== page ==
Tag Archives: Lantau trail

Lantau Peak and I

14 Oct

As part of my training for the MoonTrekker event, I have been spending a lot of time on Lantau Peak lately. This race involves a lot of uphill training. Being 934 meters above sea level, the mountain serves as a great training ground. I have been going up and down Lantau Peak as much as my busy schedule would allow me. During my frequent hikes up there (which always occur either very early in the morning or fairly late in the evening), I am bombarded with mixed emotions about it.

With the night race happening in less than a week, (the countdown has begun), I have decided to take a few minutes to regroup and analyze my thoughts.

Lantau Peak: I seem to have a hate-love relationship with you as you make my life so difficult at times by pushing me on the verge of exhaustion, while still constantly bringing the best out of me.

1-

You make me get up way too early when we have our Saturday morning encounters. It is even worst when sleepy Chinese boyfriend looks so comfortable underneath the blankets.

On the other hand, I get to witness this colorful sky shooting through the morning mist, while sitting on the Star ferry from Tsim Sha Tsui to Central Pier 6.

And I get to enjoy the calmness and serenity of the night when hitting the trails after dark.

2-

You make my legs hurt. Really hurt. For a few days…

On the bright side, I am getting great muscular legs that are definitely making the boyfriend happy. A good little ego booster I might add! You are also a great excuse for a foot massage afterwards. Hello Chiba House!

3-

You are steep and challenging. You sometimes scare me when I look at you from afar especially after already having quite a few kilometers of hiking under my belt. I now know what to expect and I am fully aware that reaching the top is not going to be a brisk walk.

On the other hand, I am lucky enough to enjoy such breathtaking sceneries throughout the entire journey. Amazing panoramas I had no idea existed in a crowded and congested city like Hong Kong.

4-

Even though the more I hike, the easier it gets, you sometimes get so intense that I just want to give up and head back down. On certain occasions, you even make me doubt about my decision of enrolling in this 40km night race…

But in the end…

I get to enjoy all of this with three other great girls: the fried chicken dreamer/mantra repeater, the fit mother of one/insatiable skittles eater, and the proud wearer of the famous white visor/spider hater.

Most of all, I forget about my stress and my unhappy moments every time I hike up your steep rocky path. I am often left with this feeling of accomplishment and fulfillment as I head back home afterwards.

These last months of training have sometimes been quite intense. I had to make some sacrifices here and there to fit in the training sessions into my busy schedule. But in the end, let’s face it. My regular hikes up Lantau Peak have made me want to push myself a little bit further and definitely encouraged me to get involved in similar adventure events, which occur regularly throughout the year in Hong Kong. I secretly hope Team Moonshine will join me in my new aspirations!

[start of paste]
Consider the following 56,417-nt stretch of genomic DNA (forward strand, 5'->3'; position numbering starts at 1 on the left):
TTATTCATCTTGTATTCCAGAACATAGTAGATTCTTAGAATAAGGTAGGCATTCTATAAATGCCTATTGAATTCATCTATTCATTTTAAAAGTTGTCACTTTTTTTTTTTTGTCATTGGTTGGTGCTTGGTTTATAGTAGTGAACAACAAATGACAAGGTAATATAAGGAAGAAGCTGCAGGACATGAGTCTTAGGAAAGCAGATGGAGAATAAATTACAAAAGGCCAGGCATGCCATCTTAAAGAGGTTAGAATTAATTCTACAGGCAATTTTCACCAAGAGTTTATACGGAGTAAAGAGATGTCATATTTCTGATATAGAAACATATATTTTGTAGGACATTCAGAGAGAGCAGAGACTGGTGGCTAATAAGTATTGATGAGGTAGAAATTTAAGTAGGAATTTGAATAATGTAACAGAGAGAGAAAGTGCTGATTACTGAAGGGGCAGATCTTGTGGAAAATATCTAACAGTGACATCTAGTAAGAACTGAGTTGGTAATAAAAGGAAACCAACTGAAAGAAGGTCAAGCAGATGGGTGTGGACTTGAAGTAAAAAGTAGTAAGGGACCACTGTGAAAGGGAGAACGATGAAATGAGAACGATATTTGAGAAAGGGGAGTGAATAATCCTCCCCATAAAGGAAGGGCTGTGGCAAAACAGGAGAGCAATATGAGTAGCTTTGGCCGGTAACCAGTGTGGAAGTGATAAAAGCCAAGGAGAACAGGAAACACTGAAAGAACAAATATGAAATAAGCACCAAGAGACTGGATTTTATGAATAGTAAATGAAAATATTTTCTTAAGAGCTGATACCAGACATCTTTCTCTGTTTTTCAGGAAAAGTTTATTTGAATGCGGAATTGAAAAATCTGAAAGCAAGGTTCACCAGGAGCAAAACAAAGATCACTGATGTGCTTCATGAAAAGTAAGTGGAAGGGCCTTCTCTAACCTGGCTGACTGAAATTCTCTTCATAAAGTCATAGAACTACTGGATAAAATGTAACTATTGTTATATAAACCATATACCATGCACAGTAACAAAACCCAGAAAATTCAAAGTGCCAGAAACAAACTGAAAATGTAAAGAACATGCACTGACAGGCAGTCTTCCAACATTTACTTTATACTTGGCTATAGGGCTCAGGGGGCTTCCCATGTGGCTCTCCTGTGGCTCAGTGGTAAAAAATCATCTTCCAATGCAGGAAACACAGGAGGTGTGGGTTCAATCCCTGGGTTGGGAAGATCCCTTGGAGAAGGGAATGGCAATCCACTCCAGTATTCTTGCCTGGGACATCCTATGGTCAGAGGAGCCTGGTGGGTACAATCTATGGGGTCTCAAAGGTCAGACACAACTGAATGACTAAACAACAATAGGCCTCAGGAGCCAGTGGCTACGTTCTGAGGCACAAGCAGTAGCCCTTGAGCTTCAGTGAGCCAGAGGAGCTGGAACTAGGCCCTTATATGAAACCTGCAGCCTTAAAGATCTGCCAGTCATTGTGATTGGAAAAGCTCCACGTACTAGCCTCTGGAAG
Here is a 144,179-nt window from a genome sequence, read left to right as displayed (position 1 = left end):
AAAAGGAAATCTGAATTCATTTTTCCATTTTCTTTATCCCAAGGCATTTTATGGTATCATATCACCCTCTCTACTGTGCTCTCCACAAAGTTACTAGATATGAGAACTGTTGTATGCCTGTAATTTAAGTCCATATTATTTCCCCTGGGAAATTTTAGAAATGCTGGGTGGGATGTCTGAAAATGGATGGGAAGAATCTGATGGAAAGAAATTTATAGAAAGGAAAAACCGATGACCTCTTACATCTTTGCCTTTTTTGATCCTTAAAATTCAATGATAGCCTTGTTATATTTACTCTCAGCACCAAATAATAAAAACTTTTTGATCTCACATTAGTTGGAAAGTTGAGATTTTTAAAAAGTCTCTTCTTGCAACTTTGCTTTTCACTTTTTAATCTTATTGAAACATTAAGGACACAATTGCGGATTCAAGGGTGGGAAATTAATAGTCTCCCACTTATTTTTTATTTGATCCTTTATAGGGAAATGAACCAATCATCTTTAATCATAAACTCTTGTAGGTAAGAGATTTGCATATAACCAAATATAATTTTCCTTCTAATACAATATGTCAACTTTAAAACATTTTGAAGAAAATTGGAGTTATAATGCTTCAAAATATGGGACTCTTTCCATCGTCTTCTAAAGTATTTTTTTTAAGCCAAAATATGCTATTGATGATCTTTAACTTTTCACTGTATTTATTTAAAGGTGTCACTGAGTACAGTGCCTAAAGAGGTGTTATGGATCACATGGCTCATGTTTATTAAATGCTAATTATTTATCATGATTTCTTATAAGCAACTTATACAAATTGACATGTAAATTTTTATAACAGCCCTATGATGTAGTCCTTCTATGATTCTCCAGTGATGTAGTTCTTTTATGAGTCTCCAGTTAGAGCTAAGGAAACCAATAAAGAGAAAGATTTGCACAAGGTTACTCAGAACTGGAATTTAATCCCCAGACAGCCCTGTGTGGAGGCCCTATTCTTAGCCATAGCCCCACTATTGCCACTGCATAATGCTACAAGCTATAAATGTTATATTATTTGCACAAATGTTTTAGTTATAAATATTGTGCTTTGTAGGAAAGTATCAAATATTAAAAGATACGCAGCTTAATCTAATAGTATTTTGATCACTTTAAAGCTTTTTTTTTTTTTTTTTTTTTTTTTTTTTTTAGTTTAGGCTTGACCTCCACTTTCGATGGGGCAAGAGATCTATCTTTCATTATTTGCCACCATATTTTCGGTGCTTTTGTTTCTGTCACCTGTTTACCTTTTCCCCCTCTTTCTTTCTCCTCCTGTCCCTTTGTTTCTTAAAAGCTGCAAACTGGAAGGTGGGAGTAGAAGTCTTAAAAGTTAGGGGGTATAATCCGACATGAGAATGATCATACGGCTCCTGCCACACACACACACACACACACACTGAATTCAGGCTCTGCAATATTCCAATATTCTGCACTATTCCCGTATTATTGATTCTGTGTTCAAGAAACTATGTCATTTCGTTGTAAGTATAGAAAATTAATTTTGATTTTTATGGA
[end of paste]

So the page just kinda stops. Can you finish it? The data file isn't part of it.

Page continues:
This is my humble take on Lantau Peak. Is the hike up the peak worth a try? Definitely! Whether it is as a training session or as a weekend excursion, the journey offers incredible sceneries and needless to say that you will get a great workout out of it. It might be difficult to get a view from the top of Lantau Peak, as it often gets cloudy and hazy, but the way up and the stroll down will still be rewarding. Just be aware that this is not a walk in the park. Be prepared.

Where is it?

There are two ways to reach Lantau Peak. I have tried both hikes and each way has its ups and downs (no pun intended)!

Option 1: This path, also known as Stage 3 of the Lantau trail, will take you from Pak Kung Au to Ngong Ping via Lantau Peak. From Pak Kung Au, head straight up. Once you reach the peak, you go down the stone steps that will take you all the way to Ngong Ping and the Big Buddha, where there is food and places to rest. From there, you can catch a bus back to the Tung Chung MTR station. Or you can splurge and treat yourself to a one-way ticket, going down in the cable car. After such a hike, it is well deserved I reckon.

Option 2: This section goes from Pak Kung Au to Ngong Ping via Tei Tong Tsai (CP3 to CP4 as seen on the map of the MoonTrekker race course). This section (partly in the woods, partly on a concrete path) passes by the Po Lam Zen Monastery. Once you reach the Wisdom path in Ngong Ping (Ngong Ping campsite), keep going until you reach the base of Lantau Peak. From the base, it’s straight up.

Reaching Lantau Peak from there is shorter (a final push of 500m), but also much steeper. Once you reach the top, head back down in the direction of Pak Kung Au.

Anything else?

The actual race will be in a few days. Our objective is to make it to the top of Lantau Peak before sunrise. This means reaching the summit before 6:20am. Will we beat the sun? I really hope so. Hopefully all this training up Lantau Peak has paid off. Will keep you guys posted.

 

 

Rediscovering Lantau Island

28 Sep

Airport and Ngong Ping 360: two places that had become synonymous with Lantau Island. And this is what I thought Lantau was all about, up until only a few months ago when I started training for the MoonTrekker adventure race. I know… It’s a real shame. I had been to Lantau many times since my arrival in HK but only associated the island with the below:

  1. Going to and coming back from the airport;